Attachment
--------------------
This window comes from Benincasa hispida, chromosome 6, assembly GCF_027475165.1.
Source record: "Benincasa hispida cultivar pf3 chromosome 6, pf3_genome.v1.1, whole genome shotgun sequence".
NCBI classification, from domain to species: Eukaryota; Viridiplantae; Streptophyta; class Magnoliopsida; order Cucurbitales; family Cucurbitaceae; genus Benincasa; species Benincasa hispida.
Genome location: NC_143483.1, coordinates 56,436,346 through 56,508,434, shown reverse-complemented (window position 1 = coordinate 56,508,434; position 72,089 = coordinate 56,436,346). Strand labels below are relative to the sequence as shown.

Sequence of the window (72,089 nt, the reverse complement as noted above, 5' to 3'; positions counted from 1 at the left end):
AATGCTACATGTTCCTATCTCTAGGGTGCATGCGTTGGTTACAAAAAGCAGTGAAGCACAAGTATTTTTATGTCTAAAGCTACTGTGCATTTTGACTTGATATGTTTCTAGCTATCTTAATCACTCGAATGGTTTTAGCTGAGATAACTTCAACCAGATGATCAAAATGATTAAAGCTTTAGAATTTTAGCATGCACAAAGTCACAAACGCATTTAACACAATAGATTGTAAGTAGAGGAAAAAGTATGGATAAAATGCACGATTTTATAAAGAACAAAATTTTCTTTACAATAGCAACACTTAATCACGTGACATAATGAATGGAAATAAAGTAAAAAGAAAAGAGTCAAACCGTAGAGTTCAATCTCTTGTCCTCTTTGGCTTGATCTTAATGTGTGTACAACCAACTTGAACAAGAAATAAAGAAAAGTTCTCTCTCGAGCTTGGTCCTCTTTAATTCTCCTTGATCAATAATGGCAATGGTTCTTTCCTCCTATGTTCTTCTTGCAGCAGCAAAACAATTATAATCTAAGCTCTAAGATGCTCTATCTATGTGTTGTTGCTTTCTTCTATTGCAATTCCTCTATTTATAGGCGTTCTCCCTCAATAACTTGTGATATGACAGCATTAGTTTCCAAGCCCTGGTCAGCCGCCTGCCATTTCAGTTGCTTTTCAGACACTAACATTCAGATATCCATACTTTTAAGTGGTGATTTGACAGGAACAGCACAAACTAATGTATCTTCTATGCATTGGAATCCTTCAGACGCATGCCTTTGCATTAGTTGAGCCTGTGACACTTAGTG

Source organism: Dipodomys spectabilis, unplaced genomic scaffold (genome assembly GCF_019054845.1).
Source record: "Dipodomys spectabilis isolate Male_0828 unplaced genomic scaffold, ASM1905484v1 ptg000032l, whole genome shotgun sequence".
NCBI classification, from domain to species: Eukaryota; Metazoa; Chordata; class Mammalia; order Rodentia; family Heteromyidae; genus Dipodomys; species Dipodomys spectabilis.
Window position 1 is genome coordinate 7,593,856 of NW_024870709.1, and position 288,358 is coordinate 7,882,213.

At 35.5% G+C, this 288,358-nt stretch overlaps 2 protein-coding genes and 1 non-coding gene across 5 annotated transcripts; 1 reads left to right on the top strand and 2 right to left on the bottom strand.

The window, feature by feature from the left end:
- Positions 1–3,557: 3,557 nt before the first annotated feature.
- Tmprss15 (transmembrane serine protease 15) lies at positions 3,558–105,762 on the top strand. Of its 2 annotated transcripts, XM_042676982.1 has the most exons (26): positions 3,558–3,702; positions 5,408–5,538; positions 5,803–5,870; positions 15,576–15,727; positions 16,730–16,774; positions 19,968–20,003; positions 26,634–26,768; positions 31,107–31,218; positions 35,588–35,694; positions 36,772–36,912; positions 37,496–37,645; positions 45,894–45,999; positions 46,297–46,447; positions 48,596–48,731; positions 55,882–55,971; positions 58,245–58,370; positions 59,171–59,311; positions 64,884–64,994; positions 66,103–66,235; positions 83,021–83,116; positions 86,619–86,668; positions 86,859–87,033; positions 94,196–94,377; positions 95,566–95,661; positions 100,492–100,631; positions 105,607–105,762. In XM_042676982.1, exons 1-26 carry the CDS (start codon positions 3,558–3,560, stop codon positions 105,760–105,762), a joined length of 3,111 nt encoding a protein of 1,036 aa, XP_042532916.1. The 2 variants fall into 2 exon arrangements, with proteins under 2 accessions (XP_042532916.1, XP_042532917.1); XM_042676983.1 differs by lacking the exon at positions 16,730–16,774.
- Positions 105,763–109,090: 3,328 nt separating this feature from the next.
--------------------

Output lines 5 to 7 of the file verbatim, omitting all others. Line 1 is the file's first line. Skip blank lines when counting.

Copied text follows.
Sequence of the window (72,089 nt, the reverse complement as noted above, 5' to 3'; positions counted from 1 at the left end):
AATGCTACATGTTCCTATCTCTAGGGTGCATGCGTTGGTTACAAAAAGCAGTGAAGCACAAGTATTTTTATGTCTAAAGCTACTGTGCATTTTGACTTGATATGTTTCTAGCTATCTTAATCACTCGAATGGTTTTAGCTGAGATAACTTCAACCAGATGATCAAAATGATTAAAGCTTTAGAATTTTAGCATGCACAAAGTCACAAACGCATTTAACACAATAGATTGTAAGTAGAGGAAAAAGTATGGATAAAATGCACGATTTTATAAAGAACAAAATTTTCTTTACAATAGCAACACTTAATCACGTGACATAATGAATGGAAATAAAGTAAAAAGAAAAGAGTCAAACCGTAGAGTTCAATCTCTTGTCCTCTTTGGCTTGATCTTAATGTGTGTACAACCAACTTGAACAAGAAATAAAGAAAAGTTCTCTCTCGAGCTTGGTCCTCTTTAATTCTCCTTGATCAATAATGGCAATGGTTCTTTCCTCCTATGTTCTTCTTGCAGCAGCAAAACAATTATAATCTAAGCTCTAAGATGCTCTATCTATGTGTTGTTGCTTTCTTCTATTGCAATTCCTCTATTTATAGGCGTTCTCCCTCAATAACTTGTGATATGACAGCATTAGTTTCCAAGCCCTGGTCAGCCGCCTGCCATTTCAGTTGCTTTTCAGACACTAACATTCAGATATCCATACTTTTAAGTGGTGATTTGACAGGAACAGCACAAACTAATGTATCTTCTATGCATTGGAATCCTTCAGACGCATGCCTTTGCATTAGTTGAGCCTGTGACACTTAGTG

Source organism: Dipodomys spectabilis, unplaced genomic scaffold (genome assembly GCF_019054845.1).